Is my report private?

Reporting harassment is the only way to be sure your school is legally responsible for addressing the problem, but if you can’t file a report because of privacy concerns, consider sending an anonymous letter to the superintendent so that your school will know harassment is occurring. You can also ask the ACLU of Nebraska to help persuade your school to address harassment more generally.

What if the person complained about tries to get back at me?

You can be punished if you intentionally make a false report, but school employees may not retaliate against you for honestly reporting harassment. If they do, or if a student you complained about continues harassing you, make another written report to the principal right away. You can also contact the ACLU of Nebraska to ask for help.

What if the school doesn’t believe my report or ignores it?

Some districts allow you to file an appeal through the normal grievance procedure if the school rejects, or fails to respond promptly to your report of harassment/bullying. If your school rejects or ignores your report, contact the ACLU of Nebraska to request help.

Can I tell my parents or friends that I have reported harassment?

You may talk to others about the harassment report, and it is a good idea to discuss it with a parent or another adult you trust. But be aware that what you say to friends, reporters, or online may be used by your harasser or your school to discredit your report. Even true statements can be damaging if they are made in anger or can be misinterpreted to sound inconsistent with what you said in your report.

Strategies for Parents

Listen: Ask your child how children treat each other at school, and how your child is treated.

Advise: Let your child know never to ignore bullying or to walk by if you see it happening to someone else; if you can’t intervene directly, report it.

Advocate: Request to see the school’s anti-bullying policy and work with the school to provide an effective, school-wide campaign against bullying.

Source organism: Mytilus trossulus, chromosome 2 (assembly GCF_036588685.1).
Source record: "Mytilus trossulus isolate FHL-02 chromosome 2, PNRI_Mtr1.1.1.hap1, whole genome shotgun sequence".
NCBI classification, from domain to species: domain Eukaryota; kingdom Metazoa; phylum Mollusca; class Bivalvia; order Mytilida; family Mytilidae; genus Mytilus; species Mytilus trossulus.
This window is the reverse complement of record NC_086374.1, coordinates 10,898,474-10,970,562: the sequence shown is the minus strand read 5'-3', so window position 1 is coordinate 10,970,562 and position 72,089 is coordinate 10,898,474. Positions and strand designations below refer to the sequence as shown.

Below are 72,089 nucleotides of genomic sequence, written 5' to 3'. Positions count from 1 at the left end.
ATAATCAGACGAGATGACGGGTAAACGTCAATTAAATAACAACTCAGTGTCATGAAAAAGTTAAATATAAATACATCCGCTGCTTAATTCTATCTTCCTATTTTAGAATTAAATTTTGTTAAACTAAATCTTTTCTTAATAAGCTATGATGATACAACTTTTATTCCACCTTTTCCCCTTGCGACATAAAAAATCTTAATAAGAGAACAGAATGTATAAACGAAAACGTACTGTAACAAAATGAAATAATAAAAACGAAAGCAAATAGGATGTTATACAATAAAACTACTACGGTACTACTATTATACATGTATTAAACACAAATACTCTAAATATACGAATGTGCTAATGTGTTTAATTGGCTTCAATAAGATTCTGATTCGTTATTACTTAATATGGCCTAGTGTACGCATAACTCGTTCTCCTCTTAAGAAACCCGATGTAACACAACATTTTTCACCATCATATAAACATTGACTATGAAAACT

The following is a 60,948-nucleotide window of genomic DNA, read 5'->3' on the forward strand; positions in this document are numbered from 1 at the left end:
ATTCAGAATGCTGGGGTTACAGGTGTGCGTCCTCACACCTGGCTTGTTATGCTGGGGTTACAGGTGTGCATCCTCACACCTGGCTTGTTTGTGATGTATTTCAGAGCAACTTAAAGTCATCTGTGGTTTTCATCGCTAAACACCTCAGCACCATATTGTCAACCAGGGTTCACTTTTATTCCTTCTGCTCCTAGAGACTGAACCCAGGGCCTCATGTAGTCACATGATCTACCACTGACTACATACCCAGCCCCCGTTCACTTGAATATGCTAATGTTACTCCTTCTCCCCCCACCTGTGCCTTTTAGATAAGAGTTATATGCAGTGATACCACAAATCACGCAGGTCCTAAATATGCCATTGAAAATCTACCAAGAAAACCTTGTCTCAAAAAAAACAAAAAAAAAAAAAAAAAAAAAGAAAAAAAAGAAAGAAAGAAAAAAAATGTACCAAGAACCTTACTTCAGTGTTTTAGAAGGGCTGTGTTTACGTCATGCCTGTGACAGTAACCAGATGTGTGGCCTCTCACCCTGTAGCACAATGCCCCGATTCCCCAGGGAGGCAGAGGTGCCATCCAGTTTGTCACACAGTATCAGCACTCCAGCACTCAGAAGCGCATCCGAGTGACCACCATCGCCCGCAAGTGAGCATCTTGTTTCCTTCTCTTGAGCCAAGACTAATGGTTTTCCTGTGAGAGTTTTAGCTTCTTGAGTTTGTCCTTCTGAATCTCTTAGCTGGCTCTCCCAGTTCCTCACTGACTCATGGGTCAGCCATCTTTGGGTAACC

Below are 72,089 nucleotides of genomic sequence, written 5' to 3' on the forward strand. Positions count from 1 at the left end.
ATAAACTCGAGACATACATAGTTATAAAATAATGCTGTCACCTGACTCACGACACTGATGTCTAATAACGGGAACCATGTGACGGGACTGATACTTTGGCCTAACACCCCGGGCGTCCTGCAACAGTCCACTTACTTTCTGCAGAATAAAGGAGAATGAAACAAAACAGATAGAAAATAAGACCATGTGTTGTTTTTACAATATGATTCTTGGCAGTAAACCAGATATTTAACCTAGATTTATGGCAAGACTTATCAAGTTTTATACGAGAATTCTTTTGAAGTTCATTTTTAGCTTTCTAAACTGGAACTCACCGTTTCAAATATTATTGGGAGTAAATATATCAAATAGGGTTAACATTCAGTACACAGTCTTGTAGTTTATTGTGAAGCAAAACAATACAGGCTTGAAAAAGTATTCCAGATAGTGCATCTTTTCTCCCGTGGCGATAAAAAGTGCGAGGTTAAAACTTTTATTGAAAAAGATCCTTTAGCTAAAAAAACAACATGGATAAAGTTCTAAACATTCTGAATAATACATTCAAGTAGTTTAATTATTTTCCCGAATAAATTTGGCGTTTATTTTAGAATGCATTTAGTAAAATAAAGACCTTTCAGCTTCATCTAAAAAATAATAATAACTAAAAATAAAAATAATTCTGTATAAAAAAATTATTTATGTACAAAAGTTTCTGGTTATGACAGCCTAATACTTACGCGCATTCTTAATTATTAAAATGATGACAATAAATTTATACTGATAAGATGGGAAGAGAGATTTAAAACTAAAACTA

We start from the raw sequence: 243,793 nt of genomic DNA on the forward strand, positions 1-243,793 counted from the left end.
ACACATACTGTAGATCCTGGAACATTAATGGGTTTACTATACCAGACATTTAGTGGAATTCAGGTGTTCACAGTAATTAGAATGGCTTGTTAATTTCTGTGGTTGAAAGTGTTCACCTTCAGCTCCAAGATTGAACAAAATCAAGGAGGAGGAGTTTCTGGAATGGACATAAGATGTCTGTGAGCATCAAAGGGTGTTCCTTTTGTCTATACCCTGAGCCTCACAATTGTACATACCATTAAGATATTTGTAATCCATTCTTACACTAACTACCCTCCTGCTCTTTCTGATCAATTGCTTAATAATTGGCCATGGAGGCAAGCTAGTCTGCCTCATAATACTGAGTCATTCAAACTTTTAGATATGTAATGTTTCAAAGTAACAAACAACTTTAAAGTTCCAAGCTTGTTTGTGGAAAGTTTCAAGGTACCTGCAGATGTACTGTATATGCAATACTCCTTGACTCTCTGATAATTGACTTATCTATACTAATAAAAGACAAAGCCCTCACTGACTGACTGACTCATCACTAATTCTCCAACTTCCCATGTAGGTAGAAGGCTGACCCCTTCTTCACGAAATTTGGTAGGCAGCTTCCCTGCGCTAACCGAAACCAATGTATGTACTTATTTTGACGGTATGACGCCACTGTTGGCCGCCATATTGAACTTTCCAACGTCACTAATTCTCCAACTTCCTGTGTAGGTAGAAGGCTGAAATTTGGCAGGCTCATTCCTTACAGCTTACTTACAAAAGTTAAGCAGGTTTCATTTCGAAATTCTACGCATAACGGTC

Be present: Be involved at your child’s school. Get together and take action with other concerned parents in order to raise expectations about the school’s approach to bullying.

Three things to know about bullying: You’re not at fault, you’re not alone, and even more importantly…you have rights.

Advocacy Resources

Nebraska Department of Education
301 Centennial Mall South
P.O. Box 94987
Lincoln, NE 68509-4987
Phone: (402) 471-2295
Fax: (402) 471-0117

Anti-Defamation League
333 South 132nd Street
Omaha, NE 68154
Phone: (402) 333-1303
Fax: (402) 333-5497

Disability Rights Nebraska
134 South 13th Street, Suite 600
Lincoln, NE 68508
Phone: (402) 474-3183
Fax: (402) 474-3274
Toll-free: (800) 422-6691

Gay, Lesbian, and Straight Education Network (GLSEN)
P.O. Box 540413
Omaha, NE 68154

[1] Neb. Rev. Stat. § 79-2,137 (2008).

[2] Saxe v. State Coll. Area Sch. Dist., 240 F.3d 200 (3d Cir. 2001).

[3] Neb. Rev. Stat. § 79-2,137 (2008).

[4] Neb. Rev. Stat. § 79-267 (2010).

[5] Neb. Rev. Stat. § 79-2,137 (2008).

[6] U.S. Dep’t of Educ., Off. For Civ. Rts. & U.S. Dep’t of Justice, Civ. Rts.  Div., “Dear Colleague” Letter: Harassment and Bullying, (Oct. 26, 2010), ces/list/ocr/letters/colleague-201010.pdf.

[7] See 42 U.S.C. §2000D; 42 U.S.C. § 2000d (“No person in the United States shall, on the ground of race, color, or national origin, be excluded from participation in, be denied the benefits of, or be subjected to discrimination under any program or activity receiving Federal Financial assistance.”); 29 U.S.C. § 794 (prohibiting discrimination against otherwise qualified person on the basis of disability); 42 U.S.C. § 12131 ; 20 U.S.C. § 1681(a) (“No person in the United States shall, on the basis of sex, be excluded from participation in, be denied the benefits of, or be subjected to discrimination under any education program or activity receiving Federal financial assistance”)

[8] Plyler v. Doe, 457 U.S. 202, 102 S. Ct. 2382 (1982).

[9] 28 C.F.R. § 35.107(b); 34 C.F.R. § 104.7(b); 34 C.F.R. § 106.8(b).

[10] Dear Colleague” Letter: Harassment and Bullying at 3.